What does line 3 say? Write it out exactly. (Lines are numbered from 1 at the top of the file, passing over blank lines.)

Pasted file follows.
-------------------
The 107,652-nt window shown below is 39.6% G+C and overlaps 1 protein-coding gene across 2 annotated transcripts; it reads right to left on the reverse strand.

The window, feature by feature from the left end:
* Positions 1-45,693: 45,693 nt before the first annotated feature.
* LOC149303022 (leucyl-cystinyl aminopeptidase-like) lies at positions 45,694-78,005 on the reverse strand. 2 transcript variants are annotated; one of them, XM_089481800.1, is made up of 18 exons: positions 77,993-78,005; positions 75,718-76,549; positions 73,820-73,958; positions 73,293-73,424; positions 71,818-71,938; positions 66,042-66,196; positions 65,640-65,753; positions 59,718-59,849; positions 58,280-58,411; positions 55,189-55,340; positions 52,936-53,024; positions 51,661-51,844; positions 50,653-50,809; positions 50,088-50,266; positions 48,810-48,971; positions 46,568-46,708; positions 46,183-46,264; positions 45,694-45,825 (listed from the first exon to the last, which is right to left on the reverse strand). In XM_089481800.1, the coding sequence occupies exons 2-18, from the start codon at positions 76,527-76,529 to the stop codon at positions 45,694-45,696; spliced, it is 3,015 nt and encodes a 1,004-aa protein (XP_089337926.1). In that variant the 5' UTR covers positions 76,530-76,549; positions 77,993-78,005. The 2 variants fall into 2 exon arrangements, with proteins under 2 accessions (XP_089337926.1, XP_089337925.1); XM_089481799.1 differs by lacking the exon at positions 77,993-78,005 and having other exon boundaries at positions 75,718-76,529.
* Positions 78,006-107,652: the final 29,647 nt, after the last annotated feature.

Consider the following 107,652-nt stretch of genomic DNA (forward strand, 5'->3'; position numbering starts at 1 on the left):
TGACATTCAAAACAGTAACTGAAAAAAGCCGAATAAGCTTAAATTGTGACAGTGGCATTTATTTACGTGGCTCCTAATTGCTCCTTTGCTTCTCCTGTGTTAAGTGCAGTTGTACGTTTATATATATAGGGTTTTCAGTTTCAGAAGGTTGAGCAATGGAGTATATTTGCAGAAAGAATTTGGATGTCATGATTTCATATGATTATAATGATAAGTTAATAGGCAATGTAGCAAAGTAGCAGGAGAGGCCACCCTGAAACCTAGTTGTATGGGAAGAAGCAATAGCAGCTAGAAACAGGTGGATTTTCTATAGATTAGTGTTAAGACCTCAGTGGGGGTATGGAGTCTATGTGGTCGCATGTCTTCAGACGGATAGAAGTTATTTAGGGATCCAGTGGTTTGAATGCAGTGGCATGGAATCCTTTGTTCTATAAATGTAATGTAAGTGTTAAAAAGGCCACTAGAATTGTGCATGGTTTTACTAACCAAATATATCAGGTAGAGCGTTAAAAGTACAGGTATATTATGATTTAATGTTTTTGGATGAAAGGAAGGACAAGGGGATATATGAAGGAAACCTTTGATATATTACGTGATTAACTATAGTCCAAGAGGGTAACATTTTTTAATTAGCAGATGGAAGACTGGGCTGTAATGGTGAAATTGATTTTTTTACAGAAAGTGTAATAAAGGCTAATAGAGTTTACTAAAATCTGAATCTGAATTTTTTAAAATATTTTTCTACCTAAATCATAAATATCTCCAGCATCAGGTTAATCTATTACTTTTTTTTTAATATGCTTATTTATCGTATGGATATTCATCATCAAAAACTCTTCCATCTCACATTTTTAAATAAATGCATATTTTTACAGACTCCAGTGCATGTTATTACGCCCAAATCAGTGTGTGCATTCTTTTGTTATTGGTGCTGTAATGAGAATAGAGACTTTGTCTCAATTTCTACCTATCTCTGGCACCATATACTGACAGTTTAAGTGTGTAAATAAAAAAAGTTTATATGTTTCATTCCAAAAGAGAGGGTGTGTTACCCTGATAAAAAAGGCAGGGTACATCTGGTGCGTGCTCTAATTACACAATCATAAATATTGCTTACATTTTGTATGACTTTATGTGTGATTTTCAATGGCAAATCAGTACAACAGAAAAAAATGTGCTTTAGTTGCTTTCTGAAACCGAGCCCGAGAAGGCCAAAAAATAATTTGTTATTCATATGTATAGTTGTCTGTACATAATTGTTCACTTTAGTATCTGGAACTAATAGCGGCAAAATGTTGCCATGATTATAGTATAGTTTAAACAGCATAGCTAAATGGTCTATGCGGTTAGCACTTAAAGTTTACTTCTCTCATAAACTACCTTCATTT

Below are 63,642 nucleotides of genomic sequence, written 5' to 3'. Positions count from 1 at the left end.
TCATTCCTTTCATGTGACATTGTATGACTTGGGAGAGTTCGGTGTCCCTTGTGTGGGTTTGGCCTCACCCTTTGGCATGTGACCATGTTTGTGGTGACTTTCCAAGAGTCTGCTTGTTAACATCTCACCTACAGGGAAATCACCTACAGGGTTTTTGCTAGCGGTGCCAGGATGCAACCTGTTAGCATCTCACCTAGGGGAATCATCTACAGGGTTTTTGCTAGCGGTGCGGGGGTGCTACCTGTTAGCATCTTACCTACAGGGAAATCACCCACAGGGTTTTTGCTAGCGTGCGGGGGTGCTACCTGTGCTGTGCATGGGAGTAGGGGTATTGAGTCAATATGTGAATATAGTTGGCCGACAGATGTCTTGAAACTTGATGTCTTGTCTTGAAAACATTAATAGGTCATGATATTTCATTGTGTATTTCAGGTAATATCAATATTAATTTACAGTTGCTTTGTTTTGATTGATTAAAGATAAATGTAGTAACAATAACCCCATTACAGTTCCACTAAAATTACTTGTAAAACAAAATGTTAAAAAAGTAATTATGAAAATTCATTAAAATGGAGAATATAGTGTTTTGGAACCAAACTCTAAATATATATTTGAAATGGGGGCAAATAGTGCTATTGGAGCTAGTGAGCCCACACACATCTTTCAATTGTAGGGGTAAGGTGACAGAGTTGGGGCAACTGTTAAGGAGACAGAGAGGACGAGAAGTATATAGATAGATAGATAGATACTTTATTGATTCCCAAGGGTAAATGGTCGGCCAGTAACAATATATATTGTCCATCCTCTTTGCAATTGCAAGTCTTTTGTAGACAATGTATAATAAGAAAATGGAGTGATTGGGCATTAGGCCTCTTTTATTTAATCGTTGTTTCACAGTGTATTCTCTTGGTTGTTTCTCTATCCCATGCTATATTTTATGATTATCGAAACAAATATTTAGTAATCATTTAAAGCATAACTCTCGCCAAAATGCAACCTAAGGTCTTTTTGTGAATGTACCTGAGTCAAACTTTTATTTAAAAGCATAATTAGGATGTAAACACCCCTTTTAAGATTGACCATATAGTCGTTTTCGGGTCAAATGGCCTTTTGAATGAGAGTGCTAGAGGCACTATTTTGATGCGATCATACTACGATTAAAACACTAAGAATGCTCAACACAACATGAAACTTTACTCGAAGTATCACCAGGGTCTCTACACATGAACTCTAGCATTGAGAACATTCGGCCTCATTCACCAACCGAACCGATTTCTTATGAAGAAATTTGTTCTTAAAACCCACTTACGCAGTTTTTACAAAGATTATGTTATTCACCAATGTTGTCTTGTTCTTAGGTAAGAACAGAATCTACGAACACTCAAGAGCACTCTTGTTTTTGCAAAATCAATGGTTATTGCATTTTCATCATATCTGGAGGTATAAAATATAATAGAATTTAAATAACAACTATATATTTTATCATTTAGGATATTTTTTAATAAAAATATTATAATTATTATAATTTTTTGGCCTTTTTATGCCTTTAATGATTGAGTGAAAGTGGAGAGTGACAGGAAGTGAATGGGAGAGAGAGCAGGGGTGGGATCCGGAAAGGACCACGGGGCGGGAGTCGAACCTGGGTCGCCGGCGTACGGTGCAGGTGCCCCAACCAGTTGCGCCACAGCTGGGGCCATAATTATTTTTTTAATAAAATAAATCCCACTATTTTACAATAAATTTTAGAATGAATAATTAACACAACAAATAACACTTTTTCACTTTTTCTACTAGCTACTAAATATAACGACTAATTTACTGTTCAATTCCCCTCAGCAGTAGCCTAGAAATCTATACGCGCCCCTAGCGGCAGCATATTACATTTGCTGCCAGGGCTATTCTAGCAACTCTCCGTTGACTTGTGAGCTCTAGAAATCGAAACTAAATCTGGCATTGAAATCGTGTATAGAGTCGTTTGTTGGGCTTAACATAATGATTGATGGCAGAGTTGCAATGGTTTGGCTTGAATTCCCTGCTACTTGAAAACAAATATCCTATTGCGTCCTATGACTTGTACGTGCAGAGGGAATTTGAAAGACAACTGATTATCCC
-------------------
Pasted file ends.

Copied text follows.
* Positions 1-45,693: 45,693 nt before the first annotated feature.